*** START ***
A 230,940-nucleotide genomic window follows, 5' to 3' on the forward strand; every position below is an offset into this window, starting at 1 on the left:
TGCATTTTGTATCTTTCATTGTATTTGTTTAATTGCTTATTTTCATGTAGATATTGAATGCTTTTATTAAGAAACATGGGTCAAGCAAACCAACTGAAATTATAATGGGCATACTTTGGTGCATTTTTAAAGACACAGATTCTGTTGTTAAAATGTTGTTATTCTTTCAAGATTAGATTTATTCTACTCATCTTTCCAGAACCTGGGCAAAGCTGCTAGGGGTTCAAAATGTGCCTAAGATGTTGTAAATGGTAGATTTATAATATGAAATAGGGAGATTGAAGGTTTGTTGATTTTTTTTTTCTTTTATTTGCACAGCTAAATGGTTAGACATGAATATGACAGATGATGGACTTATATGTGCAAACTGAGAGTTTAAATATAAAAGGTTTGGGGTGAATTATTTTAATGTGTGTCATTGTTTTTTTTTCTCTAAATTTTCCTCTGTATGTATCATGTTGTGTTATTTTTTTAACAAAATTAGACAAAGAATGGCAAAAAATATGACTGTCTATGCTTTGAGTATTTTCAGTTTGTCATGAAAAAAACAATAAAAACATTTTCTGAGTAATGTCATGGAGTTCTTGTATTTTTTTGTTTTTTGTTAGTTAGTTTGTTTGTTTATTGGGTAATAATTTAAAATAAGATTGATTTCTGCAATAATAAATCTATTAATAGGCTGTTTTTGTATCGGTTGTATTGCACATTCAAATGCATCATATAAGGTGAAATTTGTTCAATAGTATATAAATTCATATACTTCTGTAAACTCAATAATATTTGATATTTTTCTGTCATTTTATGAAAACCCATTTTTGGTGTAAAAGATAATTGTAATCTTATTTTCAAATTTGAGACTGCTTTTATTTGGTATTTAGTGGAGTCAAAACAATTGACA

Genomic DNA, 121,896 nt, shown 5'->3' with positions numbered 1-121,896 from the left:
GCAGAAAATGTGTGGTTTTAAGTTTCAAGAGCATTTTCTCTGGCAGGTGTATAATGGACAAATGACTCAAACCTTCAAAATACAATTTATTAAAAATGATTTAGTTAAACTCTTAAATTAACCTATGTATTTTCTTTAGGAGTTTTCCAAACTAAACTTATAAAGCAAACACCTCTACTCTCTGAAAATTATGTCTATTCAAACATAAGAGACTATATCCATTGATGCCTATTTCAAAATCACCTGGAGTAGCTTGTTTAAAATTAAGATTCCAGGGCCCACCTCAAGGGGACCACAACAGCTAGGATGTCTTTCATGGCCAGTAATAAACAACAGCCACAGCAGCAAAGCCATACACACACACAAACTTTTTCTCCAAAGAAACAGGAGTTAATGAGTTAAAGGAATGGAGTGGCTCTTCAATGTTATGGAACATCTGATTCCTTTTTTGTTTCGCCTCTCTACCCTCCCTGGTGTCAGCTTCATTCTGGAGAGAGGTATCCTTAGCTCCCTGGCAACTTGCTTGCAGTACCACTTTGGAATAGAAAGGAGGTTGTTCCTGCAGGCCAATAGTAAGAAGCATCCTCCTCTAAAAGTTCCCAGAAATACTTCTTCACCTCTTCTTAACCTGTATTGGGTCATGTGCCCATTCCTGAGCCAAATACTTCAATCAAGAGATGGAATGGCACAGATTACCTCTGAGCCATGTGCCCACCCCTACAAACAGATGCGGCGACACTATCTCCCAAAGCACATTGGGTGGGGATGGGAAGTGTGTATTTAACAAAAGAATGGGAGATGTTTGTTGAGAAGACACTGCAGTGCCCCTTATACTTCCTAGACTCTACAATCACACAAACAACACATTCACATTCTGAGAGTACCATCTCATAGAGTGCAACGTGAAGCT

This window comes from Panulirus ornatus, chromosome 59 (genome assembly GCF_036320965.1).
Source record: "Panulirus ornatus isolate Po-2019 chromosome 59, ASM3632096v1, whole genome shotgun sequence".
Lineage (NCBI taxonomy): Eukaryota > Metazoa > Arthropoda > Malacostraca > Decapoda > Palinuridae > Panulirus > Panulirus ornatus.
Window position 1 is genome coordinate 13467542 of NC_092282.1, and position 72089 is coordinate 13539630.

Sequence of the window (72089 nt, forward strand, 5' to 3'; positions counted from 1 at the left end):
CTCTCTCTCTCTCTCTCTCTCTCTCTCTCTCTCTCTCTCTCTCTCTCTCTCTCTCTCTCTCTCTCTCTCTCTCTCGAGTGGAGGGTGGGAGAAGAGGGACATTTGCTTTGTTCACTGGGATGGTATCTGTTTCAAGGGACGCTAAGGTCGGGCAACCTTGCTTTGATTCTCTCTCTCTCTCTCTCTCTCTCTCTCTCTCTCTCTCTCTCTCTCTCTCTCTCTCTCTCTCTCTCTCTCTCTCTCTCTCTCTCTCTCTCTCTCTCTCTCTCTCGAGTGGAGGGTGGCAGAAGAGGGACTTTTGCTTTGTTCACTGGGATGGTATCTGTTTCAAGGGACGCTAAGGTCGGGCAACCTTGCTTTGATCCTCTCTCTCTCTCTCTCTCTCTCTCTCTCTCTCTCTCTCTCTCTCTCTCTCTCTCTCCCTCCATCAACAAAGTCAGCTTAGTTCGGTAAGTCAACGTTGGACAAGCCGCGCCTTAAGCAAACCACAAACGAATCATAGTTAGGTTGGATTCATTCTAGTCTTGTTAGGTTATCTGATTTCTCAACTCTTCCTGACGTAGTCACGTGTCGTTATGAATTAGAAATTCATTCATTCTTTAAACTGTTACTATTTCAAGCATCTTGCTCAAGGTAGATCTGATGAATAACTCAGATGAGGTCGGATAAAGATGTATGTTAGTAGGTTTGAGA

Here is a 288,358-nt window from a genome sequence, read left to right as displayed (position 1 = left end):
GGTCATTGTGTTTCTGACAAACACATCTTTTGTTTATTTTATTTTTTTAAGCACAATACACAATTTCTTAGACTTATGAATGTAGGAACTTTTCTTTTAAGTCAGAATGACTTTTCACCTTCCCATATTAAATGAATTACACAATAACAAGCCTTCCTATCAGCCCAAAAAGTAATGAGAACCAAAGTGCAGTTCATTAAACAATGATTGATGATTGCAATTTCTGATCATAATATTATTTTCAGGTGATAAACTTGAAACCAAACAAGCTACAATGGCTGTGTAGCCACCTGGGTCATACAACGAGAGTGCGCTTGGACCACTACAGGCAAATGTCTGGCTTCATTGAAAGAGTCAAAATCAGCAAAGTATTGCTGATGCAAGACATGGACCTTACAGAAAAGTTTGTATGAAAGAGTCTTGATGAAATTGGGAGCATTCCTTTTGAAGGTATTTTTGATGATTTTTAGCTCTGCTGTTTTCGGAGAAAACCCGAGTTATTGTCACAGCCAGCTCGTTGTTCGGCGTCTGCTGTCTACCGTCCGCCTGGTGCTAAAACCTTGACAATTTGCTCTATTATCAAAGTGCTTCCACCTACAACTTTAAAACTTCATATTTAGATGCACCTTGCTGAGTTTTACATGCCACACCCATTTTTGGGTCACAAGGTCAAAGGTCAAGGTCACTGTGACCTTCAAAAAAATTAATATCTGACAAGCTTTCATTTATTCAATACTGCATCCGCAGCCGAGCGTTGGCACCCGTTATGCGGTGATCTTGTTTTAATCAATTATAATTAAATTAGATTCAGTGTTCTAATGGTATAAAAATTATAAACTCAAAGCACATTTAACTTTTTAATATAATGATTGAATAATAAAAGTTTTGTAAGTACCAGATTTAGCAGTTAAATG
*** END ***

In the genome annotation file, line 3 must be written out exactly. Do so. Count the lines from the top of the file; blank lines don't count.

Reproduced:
Genomic DNA, 121,896 nt, shown 5'->3' with positions numbered 1-121,896 from the left: